London Mayor gets tough on developers reducing number of affordable homes
The Mayor of London has demonstrated that developers will have to fulfil their commitments to affordable housing after rejecting plans which would have lowered the proportion of these types of properties on a major site in the city. Sadiq Khan has taken a tough stance and refused to accept a lowering of the affordable housing quota on a new development on the site of the former New Scotland Yard building.
‘The shortage of affordable homes is at the heart of the housing crisis in our city. This new scheme put forward for the former New Scotland Yard site is simply unacceptable. It fails to provide the maximum amount of affordable housing that could be delivered on this landmark site,’ he said.
‘I’m doing all I can to tackle London’s housing crisis and by rejecting this application, I am sending a clear signal on the importance of building affordable homes. This is a site which has only recently been transferred from public ownership and sits within one of the most expensive areas of the country. Having carefully considered the evidence available to me, I have decided to refuse permission for this amended application,’ he added.
The site in Westminster was sold by the previous Mayor who then allowed planning permission to be granted for a development offering only 10 affordable homes, just 4% of all units. BL Developments then sought to increase the total number of homes by 27, from 268 to 295, with no increase in the number of affordable units or payment in lieu, meaning the level of affordable housing fell further still to only 3%.
Shortly after becoming Mayor, Khan instructed City Hall’s planners to recruit a team of viability experts to scrutinise the level of affordable housing in all planning applications referred to him, the first time City Hall has had this in house expertise.
Scrutiny of the application to increase the number of homes at Broadway found its offer of no extra affordable homes nor any payment in lieu would mean it failed to deliver the maximum amount of affordable housing viable.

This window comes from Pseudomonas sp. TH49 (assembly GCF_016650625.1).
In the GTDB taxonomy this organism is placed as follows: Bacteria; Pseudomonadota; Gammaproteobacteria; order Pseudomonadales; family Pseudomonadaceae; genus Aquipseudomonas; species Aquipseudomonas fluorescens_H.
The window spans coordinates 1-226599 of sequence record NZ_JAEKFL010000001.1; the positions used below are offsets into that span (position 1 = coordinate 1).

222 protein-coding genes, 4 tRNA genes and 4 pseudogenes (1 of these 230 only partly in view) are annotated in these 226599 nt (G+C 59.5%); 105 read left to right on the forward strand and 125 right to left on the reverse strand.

Khan has also strongly criticised Wandsworth Council for allowing the developers of Battersea Power Station to slash the amount of affordable housing by 405 from 636 to 386 or only 9% of the 4,239 homes across the scheme. The Mayor had no formal power to intervene under current planning regulations, but wrote to the Council to object to the decision in the strongest terms.
Khan described the cut in the number of affordable homes at Battersea as ‘outrageous’. He added; ‘I am more determined than ever to do all I can to ensure Londoners are not short changed when it comes to developers doing their bit to help tackle London’s housing crisis.
‘The Government now needs to show it is committed to this too and devolve the powers to help me stop developers getting away with unacceptably low levels of affordable housing.’
Recent research conducted for the upcoming London Housing strategy says that the housing shortage is severely affecting Londoners. It reveals that since 2010 average private rents in London have risen more than five times as fast as average earnings.
It also shows that in 2016, the gap in house prices between London and the rest of the country reached the widest ever recorded and more than a quarter of Londoners now live in poverty once housing costs are taken into account.
The Mayor wants the Government to give London greater control over its own resources so that more can be done, including investing more in new homes and infrastructure, bringing forward more land for more homes more quickly and freeing up councils and housing associations to build more.
Earlier this year the Mayor published his Supplementary Planning Guidance on viability and affordable housing, which said that developers offering at least 35% affordable housing without public subsidy could expect a quicker, more certain route through the planning system.